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RWA again hits out at “persistent myths” of Covid-19 gambling surge

| By Daniel O'Boyle
Australian operator association Responsible Wagering Australia (RWA) has yet again hit out at a series of what chief executive Brent Jackson has called “persistent myths”, pushed by “anti-gambling lobbyists”.
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In a message intended to coincide with GambleAware Week, Jackson said it was important to “revisit the facts” surrounding Australian gambling and problem play.

Jackson said that while a large number of Australians gamble, the vast majority do so safely thanks to “world leading” consumer safeguards.

He wrote that one frequent myth he has seen is the claim that online betting is more harmful than its retail equivalent. 

“These claims have been discredited by independent academic research, yet activists resist the evidence as it doesn’t suit their world view,” he said.

In addition, Jackson yet again addressed the claim that online betting has “surged” as Australia was affected by the novel coronavirus (Covid-19) pandemic.

In July, he wrote that claims of an online gambling surge based on consumer credit data were inaccurate and “alarmist”. These failed to account for the sharp drop in retail betting spend, with the real increase in online spend more or less in line with other retail-focused industries, he said.

His latest communication, Jackson reiterated these claims and said the concept of an online gambling surge was a “myth peddled by activists”.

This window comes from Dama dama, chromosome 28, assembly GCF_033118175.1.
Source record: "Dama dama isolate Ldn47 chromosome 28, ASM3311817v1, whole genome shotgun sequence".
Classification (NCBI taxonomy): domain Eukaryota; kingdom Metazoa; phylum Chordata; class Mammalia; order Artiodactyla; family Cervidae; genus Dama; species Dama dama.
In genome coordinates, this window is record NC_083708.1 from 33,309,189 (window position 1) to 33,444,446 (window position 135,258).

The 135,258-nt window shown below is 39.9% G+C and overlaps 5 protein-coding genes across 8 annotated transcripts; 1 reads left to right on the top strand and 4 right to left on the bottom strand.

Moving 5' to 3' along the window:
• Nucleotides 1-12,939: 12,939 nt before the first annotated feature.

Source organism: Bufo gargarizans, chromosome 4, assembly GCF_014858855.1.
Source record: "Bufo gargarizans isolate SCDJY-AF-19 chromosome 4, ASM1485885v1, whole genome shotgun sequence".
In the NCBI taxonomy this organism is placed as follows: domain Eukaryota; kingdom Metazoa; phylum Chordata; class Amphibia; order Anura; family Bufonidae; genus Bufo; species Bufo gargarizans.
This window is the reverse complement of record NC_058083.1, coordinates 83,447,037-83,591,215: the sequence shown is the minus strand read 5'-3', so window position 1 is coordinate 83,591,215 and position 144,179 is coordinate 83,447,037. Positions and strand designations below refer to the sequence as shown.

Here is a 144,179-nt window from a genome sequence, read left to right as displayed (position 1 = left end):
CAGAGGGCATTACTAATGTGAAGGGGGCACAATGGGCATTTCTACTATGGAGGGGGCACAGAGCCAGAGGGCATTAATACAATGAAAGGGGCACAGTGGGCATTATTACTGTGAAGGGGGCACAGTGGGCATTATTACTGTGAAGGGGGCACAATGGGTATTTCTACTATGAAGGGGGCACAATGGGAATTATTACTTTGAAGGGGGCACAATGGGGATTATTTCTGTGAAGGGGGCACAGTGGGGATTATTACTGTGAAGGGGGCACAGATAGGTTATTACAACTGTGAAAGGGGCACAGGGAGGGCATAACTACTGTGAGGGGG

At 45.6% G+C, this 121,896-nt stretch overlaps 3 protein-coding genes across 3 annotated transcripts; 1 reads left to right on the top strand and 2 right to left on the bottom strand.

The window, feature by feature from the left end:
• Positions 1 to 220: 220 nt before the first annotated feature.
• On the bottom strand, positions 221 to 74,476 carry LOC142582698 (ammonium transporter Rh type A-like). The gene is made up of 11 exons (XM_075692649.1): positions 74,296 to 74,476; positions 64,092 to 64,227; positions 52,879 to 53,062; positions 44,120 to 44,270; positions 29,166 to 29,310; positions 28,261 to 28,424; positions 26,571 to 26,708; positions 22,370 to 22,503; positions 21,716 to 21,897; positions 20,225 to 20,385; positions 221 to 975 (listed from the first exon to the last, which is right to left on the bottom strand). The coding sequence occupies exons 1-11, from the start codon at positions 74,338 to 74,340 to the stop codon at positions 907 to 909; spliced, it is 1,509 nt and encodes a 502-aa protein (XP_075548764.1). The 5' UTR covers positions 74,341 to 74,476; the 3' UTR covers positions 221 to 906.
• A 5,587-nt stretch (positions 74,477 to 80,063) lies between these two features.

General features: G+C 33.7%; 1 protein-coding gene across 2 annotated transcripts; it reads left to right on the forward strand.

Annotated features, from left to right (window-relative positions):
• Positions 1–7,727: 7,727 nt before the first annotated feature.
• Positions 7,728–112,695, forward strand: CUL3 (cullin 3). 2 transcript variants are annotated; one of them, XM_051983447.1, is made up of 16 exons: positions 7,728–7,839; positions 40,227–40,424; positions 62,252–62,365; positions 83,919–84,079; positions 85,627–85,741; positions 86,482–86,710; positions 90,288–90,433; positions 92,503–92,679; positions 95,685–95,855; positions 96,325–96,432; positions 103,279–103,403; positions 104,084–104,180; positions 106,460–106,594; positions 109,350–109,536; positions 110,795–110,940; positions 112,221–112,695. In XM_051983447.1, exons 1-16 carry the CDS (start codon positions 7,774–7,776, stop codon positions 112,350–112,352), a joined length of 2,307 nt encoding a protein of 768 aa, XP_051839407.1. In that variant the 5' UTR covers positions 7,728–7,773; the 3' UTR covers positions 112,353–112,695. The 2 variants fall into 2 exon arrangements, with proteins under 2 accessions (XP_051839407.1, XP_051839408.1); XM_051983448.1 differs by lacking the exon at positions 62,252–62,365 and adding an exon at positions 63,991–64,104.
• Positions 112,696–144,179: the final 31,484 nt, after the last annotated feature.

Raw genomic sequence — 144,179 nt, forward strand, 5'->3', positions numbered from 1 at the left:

Jackson instead pointed to research by the University of Sydney, which showed almost 75% of people reported gambling less frequently during the shutdown, while most respondents said their gambling problems decreased over the shutdown.

Finally, Jackson said that these activists would do more good if they looked instead to combat unlicensed operators, as these operators are not required to follow the same consumer protection requirements as their licensed equivalents. These operators, he said, would be a “worthy target” of focus during GambleAware week.

“Instead of denying the evidence in order to keep pushing their moral opposition to gambling, Australians would be better served by activists turning their attention to encouraging Australians to gamble responsibly and supporting the strong consumer protections offered by Australia’s closely regulated online bookies,” he said.

“As these pirate websites are totally unregulated their games can be accessed with absolutely no verification or identity checks. This is a real and pressing risk to consumer safety, especially when they freely and aggressively advertise online and across social media to the Australian market.”

Last week, Jackson criticised research from the AGRC, which included a survey of 2,019 gamblers and claimed that 79% of respondents were classified as being at risk of, or already experiencing, gambling-related harm.

This 79% figure, Jackson said, was so high as to cast clear doubts on the rest of the study and “automatically sets the survey up for skewed results”.

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